Electronic payments are supposed to be convenient, but between debit cards, credit cards, rewards cards, membership cards and gift cards, it’s a pain to keep track of them all or even fit them into a wallet. And let’s not even discuss how terrible it is when one of your primary cards gets lost.
A San Francisco company has introduced a situation that is so simple, yet so brilliant, that it’s one of those “why didn’t I think of that?” inventions. Their product, Coin, is a device that stores up to eight other cards and can be used just like a normal charge card to pay with any of them. For example, one Coin can be used to expense a business lunch to a company card, use a gift card at a department store and use a personal card for dinner. Coin can be used any place where cards are accepted and even at ATMs, and will continue to accumulate points and rewards the same way as the original card.
Coin has a small screen that displays some information about each card (name, last four digits, expiration date and CVV) and a button to toggle among cards.
To get cards into Coin, users plug a small device into the headphone jack of their smartphone (Coin provides the device), swipe the card, then use the Coin app to take a picture of the card to identify it. The app supports Apple Inc. (NASDAQ: AAPL) iOS and Google Inc. (NASDAQ: GOOG) Android, and Coin said it will consider adding Windows Phone if there is demand. Though the Coin device can only store eight cards, the Coin app can store an unlimited amount of credit card data.
Coin was also designed with security in mind. It uses a low-power Bluetooth signal to communicate with a smartphone, and the phone will send a notification if the card gets too far away from the owner.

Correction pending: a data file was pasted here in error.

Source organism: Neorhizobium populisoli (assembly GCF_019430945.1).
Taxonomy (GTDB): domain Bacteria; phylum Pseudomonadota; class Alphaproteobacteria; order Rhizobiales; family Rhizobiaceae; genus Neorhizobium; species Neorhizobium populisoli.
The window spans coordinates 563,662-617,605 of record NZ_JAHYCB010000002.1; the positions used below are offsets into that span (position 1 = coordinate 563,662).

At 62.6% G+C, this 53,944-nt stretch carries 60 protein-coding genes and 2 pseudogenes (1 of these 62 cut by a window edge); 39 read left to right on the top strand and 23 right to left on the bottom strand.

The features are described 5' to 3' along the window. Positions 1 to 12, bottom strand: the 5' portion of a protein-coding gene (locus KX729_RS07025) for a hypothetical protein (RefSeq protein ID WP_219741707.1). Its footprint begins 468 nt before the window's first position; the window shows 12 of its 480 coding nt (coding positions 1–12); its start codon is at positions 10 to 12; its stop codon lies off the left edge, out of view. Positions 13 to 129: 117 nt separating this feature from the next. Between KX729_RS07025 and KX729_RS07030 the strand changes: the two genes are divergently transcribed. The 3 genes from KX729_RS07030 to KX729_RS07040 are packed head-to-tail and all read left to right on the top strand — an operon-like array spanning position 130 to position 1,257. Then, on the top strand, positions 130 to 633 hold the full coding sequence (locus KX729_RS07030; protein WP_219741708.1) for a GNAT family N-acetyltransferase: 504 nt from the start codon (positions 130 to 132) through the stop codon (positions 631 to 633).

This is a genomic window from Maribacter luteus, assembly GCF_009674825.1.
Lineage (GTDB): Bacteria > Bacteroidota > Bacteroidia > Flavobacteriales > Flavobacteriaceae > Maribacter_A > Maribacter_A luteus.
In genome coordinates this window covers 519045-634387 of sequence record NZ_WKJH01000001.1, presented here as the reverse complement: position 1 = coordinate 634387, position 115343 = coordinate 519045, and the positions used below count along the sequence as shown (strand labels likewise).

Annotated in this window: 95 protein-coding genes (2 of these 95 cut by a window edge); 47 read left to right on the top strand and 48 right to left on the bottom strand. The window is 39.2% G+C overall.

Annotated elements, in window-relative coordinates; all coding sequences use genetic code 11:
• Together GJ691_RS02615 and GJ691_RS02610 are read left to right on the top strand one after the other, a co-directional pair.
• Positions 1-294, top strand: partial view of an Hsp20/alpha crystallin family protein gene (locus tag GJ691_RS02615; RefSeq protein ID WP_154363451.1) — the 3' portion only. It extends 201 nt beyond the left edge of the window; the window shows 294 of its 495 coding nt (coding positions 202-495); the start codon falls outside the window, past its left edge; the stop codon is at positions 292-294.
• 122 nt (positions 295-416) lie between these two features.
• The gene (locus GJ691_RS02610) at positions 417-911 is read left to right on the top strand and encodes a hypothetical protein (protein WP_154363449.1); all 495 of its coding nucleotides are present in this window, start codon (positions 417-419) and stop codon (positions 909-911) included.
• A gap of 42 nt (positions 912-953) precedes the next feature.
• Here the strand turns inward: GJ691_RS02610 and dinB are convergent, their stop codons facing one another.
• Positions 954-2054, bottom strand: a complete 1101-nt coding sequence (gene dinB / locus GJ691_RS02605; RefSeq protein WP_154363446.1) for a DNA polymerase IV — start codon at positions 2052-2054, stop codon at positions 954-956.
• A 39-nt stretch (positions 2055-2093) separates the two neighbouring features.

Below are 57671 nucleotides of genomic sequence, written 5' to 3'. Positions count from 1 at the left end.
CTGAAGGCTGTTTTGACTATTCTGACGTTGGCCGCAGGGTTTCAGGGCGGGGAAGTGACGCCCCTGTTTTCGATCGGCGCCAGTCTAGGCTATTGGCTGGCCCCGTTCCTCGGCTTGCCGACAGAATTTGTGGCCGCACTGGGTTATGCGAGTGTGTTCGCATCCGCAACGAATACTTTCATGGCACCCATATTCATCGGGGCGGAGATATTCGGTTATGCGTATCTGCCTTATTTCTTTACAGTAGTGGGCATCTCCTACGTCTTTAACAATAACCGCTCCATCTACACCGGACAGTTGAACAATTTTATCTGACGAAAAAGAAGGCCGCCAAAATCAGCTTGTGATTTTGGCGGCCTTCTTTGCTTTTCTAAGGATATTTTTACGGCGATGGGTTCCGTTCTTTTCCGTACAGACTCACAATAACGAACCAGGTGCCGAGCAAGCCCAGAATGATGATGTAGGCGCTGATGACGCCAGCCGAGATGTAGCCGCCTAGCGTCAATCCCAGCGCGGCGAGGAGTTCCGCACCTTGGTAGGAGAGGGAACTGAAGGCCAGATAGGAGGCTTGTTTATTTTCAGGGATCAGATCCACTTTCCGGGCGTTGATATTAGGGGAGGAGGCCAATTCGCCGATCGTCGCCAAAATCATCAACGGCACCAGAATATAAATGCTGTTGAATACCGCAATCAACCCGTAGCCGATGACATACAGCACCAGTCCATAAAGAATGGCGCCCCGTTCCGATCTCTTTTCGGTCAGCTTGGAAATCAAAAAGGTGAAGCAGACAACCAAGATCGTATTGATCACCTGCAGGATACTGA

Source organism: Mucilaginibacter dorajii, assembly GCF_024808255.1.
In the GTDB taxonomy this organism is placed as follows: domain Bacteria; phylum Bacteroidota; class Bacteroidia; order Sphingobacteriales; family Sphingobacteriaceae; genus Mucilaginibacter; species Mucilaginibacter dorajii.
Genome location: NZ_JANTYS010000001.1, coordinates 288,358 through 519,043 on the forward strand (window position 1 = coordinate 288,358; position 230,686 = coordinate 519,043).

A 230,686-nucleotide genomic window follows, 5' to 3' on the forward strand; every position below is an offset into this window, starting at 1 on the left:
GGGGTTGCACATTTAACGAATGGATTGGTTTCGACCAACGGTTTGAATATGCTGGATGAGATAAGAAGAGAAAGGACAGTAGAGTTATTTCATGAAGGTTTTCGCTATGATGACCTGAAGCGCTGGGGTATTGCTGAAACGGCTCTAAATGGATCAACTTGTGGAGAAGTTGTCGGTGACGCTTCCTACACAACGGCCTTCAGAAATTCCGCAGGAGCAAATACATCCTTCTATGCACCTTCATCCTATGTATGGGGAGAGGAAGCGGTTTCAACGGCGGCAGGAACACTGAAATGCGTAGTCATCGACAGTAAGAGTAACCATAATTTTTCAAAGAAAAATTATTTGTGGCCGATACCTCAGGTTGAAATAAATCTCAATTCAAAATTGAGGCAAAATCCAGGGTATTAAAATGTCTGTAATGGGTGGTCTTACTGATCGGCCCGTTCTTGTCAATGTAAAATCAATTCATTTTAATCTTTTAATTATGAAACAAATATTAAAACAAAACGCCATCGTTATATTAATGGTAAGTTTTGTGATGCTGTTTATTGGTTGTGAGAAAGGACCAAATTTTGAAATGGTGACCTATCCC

Coin said the button was designed to make it difficult to accidentally change which credit card is used, and that the servers, mobile apps and Coin card are all encrypted. Users can deactivate Coin from their phone if Coin is lost or stolen.
One concern is that Coin can be synced with someone else’s cards, making it a tool for easy credit card fraud. Coin requires physical possession of a card to sync it, but that doesn’t really prevent someone from quickly grabbing a card and syncing it with Coin.
“As an additional safeguard, the coin app will only allow you to add cards you own,” Coin’s website says, but it isn’t clear what this means.
Coin will cost $100 for each card, but the company is accepting pre-orders now for $50. Coin is hoping to ship in summer 2014.
Coin hasn’t yet responded to questions from IB Times, but this article will be updated with additional information.
Originally from Northern California, Ryan W. Neal came to New York to earn his master's in journalism from Columbia University. He joined IB Times April 2013, and is a writer...